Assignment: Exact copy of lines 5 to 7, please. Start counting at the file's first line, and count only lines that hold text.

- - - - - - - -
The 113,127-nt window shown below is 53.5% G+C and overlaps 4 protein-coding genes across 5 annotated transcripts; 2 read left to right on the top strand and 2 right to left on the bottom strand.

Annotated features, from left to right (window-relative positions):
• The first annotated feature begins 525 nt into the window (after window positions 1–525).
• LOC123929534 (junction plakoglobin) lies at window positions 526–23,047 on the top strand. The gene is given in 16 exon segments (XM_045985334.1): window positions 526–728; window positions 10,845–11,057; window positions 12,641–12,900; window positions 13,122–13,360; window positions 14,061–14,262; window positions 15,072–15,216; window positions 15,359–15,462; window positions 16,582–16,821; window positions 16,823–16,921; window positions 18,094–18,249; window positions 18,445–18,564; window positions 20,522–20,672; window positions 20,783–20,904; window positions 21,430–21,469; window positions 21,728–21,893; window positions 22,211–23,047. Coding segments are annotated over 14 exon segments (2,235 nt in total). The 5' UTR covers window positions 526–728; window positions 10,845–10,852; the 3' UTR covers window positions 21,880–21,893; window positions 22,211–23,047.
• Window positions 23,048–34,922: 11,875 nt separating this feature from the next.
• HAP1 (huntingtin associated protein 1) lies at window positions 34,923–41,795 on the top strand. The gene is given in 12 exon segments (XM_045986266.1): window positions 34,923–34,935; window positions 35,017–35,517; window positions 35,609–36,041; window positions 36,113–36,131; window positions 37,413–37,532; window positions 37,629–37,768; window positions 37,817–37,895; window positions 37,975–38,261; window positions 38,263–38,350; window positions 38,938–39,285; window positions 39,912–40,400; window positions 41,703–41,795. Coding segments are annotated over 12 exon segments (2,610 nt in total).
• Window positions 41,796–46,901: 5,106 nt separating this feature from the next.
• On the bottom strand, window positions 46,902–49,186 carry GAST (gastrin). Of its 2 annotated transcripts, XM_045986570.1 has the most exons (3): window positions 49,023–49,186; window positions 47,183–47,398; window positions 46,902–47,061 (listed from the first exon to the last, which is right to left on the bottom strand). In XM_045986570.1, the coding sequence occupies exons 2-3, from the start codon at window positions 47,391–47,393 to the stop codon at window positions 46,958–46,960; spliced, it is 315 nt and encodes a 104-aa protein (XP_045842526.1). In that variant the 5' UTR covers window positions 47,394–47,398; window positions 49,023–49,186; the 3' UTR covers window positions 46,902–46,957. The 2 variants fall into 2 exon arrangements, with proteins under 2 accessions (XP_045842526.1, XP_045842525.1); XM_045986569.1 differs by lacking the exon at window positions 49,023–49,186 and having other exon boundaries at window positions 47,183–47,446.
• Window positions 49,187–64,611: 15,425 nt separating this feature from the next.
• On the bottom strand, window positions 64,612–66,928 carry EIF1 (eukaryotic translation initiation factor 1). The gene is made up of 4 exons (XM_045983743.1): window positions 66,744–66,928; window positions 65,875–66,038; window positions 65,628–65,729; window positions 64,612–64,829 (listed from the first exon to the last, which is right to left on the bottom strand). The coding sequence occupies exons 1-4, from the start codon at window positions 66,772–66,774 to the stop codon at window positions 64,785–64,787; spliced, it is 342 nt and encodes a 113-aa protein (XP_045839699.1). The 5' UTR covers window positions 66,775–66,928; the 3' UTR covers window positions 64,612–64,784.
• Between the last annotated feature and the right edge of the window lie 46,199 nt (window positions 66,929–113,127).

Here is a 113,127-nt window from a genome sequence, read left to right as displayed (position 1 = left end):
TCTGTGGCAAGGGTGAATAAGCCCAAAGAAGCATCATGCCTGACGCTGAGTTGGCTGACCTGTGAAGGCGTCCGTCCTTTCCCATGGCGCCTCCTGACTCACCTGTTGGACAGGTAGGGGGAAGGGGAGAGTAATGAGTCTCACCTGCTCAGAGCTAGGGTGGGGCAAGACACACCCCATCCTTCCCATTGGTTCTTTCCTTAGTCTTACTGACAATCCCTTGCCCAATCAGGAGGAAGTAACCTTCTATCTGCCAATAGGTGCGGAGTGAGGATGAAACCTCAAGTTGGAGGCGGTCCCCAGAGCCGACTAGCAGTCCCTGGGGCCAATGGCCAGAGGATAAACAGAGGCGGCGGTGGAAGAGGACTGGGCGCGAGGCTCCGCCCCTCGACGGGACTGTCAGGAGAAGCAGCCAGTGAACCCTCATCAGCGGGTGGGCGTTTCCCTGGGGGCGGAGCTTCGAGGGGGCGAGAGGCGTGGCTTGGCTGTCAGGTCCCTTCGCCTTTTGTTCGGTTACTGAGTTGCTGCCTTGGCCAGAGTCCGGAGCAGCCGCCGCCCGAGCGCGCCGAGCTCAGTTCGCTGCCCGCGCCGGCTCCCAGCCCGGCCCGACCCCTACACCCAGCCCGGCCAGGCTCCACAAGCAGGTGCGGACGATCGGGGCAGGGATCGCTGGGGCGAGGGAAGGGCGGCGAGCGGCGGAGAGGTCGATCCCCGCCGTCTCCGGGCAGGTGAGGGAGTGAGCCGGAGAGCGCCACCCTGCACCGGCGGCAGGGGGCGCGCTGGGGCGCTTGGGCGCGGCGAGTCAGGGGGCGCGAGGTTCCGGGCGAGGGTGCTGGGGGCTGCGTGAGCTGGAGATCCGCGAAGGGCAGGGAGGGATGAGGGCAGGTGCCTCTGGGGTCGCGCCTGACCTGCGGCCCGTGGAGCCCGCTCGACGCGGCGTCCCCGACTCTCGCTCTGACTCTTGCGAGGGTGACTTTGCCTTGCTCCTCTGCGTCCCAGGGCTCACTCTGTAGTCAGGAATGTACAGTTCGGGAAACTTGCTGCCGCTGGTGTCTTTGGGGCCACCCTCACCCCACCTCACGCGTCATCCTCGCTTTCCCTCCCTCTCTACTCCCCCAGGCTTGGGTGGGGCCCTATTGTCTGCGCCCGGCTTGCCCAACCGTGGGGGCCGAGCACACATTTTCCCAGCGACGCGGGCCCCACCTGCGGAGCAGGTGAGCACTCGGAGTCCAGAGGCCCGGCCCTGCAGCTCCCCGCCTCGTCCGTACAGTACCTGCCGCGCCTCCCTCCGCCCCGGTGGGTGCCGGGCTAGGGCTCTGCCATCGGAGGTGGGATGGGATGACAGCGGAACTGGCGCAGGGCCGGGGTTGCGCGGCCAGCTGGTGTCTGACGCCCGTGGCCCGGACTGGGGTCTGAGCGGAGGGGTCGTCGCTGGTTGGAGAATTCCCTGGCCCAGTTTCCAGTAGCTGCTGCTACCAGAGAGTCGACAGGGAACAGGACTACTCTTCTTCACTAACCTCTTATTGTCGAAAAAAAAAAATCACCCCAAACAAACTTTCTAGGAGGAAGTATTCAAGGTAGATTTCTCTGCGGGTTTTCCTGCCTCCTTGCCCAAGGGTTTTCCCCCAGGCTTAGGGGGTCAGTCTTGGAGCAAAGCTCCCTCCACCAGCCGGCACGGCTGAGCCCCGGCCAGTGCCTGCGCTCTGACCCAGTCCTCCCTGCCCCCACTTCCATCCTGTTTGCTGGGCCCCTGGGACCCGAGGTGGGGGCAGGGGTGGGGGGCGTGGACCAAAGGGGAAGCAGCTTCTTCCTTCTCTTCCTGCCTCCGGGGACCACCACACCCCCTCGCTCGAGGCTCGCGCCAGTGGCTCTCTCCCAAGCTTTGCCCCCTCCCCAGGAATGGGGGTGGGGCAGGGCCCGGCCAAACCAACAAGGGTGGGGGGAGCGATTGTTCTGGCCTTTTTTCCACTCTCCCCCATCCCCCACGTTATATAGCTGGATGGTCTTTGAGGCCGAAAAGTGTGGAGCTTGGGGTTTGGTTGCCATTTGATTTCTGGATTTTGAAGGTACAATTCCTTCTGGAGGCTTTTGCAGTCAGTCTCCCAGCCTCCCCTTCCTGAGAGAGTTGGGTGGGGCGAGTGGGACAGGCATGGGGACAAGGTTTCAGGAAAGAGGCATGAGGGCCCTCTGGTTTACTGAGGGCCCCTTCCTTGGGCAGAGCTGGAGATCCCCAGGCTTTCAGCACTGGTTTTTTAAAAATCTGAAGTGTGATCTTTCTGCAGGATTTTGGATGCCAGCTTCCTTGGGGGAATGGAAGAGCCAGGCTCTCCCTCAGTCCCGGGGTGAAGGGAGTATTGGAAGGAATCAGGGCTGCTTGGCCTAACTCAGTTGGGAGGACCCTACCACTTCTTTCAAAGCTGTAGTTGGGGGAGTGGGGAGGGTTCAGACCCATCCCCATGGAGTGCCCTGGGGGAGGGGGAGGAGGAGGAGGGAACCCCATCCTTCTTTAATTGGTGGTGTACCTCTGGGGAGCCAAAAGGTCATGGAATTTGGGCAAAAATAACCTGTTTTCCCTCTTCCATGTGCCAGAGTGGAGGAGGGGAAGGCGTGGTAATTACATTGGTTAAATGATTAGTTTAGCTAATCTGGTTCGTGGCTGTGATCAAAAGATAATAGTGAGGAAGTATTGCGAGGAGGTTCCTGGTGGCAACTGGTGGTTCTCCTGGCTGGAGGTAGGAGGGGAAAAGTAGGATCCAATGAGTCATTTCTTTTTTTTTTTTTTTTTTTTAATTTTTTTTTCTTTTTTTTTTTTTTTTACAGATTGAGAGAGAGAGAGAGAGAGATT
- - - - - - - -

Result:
• Window positions 23,048–34,922: 11,875 nt separating this feature from the next.
• HAP1 (huntingtin associated protein 1) lies at window positions 34,923–41,795 on the top strand. The gene is given in 12 exon segments (XM_045986266.1): window positions 34,923–34,935; window positions 35,017–35,517; window positions 35,609–36,041; window positions 36,113–36,131; window positions 37,413–37,532; window positions 37,629–37,768; window positions 37,817–37,895; window positions 37,975–38,261; window positions 38,263–38,350; window positions 38,938–39,285; window positions 39,912–40,400; window positions 41,703–41,795. Coding segments are annotated over 12 exon segments (2,610 nt in total).
• Window positions 41,796–46,901: 5,106 nt separating this feature from the next.